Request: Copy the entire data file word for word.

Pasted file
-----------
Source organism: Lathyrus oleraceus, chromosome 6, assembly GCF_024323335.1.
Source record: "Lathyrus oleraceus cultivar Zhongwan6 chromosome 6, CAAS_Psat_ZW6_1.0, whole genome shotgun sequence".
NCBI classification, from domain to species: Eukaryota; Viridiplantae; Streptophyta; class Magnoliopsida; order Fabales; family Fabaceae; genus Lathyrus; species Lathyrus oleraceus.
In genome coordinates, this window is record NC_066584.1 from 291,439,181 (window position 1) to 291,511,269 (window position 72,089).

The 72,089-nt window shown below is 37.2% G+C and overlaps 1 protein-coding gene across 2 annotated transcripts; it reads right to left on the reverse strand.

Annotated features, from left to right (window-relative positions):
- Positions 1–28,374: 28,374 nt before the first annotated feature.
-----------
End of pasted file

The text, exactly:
Source organism: Lathyrus oleraceus, chromosome 6, assembly GCF_024323335.1.
Source record: "Lathyrus oleraceus cultivar Zhongwan6 chromosome 6, CAAS_Psat_ZW6_1.0, whole genome shotgun sequence".
NCBI classification, from domain to species: Eukaryota; Viridiplantae; Streptophyta; class Magnoliopsida; order Fabales; family Fabaceae; genus Lathyrus; species Lathyrus oleraceus.
In genome coordinates, this window is record NC_066584.1 from 291,439,181 (window position 1) to 291,511,269 (window position 72,089).

The 72,089-nt window shown below is 37.2% G+C and overlaps 1 protein-coding gene across 2 annotated transcripts; it reads right to left on the reverse strand.

Annotated features, from left to right (window-relative positions):
- Positions 1–28,374: 28,374 nt before the first annotated feature.